At the CBI dinner, the PM says nuclear power is back with a vengeance. An odd choice of words… like it’s pay-back time and a lot of people are gonna to get hurt.
This determined winner-picking pro-nuclear stance based on the PM’s gut feel and advisers’ hunches shouldn’t really surprise anyone – he’s been saying it for months. The trouble is that it is quite difficult to actually do this, even if it is what the Prime Minister wants. At least not without completely upending the energy market as currently designed – and that may take rather more time than the PM has.
The most sensible thing to do here is to establish a reasonably reliable long-term market-based price signal that rewards carbon reductions or penalises carbon emissions and see which technologies best deliver the objective.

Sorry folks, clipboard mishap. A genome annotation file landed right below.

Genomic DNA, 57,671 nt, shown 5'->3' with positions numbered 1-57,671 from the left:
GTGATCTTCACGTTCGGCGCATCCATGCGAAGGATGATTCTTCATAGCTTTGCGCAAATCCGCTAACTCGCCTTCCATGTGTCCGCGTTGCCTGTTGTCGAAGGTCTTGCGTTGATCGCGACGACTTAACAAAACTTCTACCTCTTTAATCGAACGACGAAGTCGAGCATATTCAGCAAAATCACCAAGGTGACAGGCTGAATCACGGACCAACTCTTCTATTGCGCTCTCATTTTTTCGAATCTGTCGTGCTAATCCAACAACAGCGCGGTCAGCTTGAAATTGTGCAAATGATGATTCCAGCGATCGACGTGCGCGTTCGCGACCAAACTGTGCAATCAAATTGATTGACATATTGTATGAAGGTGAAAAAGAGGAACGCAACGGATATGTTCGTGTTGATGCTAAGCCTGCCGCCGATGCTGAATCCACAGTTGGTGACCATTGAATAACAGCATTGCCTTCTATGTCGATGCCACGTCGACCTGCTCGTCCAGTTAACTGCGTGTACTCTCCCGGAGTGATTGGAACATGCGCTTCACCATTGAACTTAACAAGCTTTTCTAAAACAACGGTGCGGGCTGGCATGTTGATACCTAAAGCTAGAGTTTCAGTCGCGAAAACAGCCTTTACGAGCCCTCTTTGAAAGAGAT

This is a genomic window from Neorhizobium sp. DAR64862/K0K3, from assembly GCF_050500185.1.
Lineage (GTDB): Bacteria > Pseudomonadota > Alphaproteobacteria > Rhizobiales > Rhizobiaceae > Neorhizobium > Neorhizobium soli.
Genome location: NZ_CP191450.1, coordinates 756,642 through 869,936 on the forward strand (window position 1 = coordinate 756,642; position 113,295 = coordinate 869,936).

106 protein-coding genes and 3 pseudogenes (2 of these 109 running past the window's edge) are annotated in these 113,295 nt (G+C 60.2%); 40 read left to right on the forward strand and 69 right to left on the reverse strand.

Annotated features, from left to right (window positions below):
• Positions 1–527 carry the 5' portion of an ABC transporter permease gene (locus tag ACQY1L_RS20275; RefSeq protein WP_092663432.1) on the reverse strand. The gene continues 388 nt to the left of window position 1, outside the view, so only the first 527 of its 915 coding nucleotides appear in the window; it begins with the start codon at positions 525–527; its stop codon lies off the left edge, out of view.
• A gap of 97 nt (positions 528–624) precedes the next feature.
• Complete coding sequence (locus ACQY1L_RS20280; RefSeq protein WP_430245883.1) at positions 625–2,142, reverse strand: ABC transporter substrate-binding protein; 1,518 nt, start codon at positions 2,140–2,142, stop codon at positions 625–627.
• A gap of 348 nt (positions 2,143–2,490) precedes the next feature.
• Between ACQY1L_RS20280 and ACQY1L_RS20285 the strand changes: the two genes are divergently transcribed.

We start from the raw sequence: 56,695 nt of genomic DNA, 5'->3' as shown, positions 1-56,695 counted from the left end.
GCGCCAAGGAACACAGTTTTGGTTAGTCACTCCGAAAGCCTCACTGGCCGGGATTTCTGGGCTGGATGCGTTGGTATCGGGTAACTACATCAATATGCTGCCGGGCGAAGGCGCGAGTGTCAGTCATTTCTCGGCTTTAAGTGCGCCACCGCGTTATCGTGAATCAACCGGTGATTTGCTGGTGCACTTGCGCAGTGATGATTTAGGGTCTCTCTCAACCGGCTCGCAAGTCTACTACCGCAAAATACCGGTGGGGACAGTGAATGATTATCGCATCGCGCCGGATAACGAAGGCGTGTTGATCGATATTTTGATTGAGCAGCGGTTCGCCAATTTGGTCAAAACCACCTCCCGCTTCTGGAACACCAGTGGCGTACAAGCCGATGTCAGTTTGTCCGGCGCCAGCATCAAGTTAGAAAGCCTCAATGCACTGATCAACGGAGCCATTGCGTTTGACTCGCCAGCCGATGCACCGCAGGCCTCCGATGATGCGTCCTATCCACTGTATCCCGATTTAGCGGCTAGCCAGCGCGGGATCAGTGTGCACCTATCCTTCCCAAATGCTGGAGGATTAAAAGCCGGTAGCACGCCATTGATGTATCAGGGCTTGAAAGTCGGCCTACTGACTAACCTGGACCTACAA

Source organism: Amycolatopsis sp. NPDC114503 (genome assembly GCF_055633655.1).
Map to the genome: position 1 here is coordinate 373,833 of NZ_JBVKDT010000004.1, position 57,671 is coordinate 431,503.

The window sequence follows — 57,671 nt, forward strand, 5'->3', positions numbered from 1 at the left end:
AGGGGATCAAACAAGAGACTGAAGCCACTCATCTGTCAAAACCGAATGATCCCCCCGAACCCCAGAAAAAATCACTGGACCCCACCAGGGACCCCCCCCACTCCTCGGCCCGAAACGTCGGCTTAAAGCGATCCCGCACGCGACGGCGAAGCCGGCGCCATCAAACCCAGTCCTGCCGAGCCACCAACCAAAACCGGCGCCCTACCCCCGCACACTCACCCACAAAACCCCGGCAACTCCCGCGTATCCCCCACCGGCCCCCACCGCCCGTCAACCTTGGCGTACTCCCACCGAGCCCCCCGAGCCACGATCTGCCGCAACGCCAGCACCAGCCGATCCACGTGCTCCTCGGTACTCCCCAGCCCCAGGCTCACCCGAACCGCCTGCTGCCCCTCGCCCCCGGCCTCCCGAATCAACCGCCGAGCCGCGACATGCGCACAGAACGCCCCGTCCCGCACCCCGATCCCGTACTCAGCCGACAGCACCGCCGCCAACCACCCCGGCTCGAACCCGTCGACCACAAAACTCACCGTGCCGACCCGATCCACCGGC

A worrying thing is the narrow focus on nuclear – it might be useful, it might not – but it is very far from the whole story. Though it provides about a quarter of electricity, nuclear heat only amounts to about 8% of primary energy.
How we perform on climate change and energy security really depends on what happens with the other 92% – notably transport energy. See energy mix in the diagram.